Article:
The Ghana Health Service (GHS) has said routine childhood immunisation for the three conditions that has been interrupted due to shortage of vaccines has been restored.
This follows the arrival of a consignment of the vaccines in the country over the weekend and their subsequent distribution across the country.
Although the immunisation resumes today, on island and hard-to-reach communities, it will resume tomorrow due to transportation time.
The vaccines that have been in short supply since the last quarter of last year are Measles-Rubella, Oral Poliomyelitis Vaccine (OPV) and Bacille Calmette-Guérin (BCG) for tuberculosis (TB).
The Director-General of the GHS, Dr Patrick Kuma-Aboagye, told the Daily Graphic in Accra yesterday that the government had procured stocks that were enough to last beyond this year, but they were being received in batches.
He said the first consignment would take not less than six weeks, stressing that it was absolutely free from any charges.
He said more vaccines would be coming in the course of the week up to two weeks.
Dr Kuma-Aboagye appealed to parents of eligible children to visit their respective child welfare clinics to get their children vaccinated.
He explained that the GHS was going to continue with the routine process with an in-facility catch-up strategy put in place to vaccinate children who missed their vaccines.
“We are going to boost our human resource capacity at the various welfare clinics to cater for any bulge in numbers caused by the shortage,” he said, adding: “In places where health
facilities are already doing outreaches to increase access and ensure no child is left out, such arrangements will continue.”
He said with the help of Zipline, drones would be used to serve very distant communities.
“We will go into the communities and announce the availability of the vaccines, so that the families of eligible children will know,” the GHS Director-General said.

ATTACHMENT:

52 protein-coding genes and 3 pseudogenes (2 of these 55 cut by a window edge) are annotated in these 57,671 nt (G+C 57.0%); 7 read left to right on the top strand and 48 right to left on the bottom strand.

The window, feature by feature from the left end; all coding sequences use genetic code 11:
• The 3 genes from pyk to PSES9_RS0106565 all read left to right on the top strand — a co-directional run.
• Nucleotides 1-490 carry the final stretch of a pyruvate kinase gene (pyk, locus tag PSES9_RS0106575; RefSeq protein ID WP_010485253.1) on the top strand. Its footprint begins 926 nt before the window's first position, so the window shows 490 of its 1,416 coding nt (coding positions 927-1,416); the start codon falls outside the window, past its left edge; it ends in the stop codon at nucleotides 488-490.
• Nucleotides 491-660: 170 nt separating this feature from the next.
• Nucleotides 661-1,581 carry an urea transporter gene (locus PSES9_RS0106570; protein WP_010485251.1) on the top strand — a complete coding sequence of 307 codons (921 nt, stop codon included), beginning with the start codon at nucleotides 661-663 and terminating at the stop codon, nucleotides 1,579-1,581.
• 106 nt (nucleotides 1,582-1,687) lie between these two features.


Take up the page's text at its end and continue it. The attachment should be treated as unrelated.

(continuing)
He reminded the public that the vaccines were absolutely for free, and that people should, under no circumstance, pay for them.
“They are BCG, OPV and measles, with accompanying devices — needles, syringes and safety equipment,” he said.
“Regional cold chain vans have been deployed with consignments to their various regional cold rooms for onward distribution to the districts and facilities from today,” he added.
Dr Kuma-Aboagye reiterated the fact that the children who were not vaccinated earlier were at no risk of complications because of the little lapse and encouraged families to avail their eligible children for vaccination.
The Daily Graphic, after a nationwide check, reported about the shortage of the three vaccines in the Thursday, February 23, 2023 edition of the newspaper.
The situation was perceived to have the potential to increase the vulnerability of children to the diseases against which the vaccines sought to protect them.
Daily Graphic reporters across the country visited primary healthcare facilities to ascertain the veracity of the situation, which was confirmed by caregivers, directors and mothers.
The three vaccines are part of the 10 that give protection against 13 conditions.
Following the reportage, the Minister of Health, Kwaku Agyeman-Manu, and Dr Kuma-Aboagye, and on different platforms, acknowledged the shortage and assured the public that the government was working hard to accelerate the restocking of those vaccines.
The minister told Parliament last week that the government had paid an additional $6.4 million to UNICEF to facilitate the procurement and delivery of the vaccines.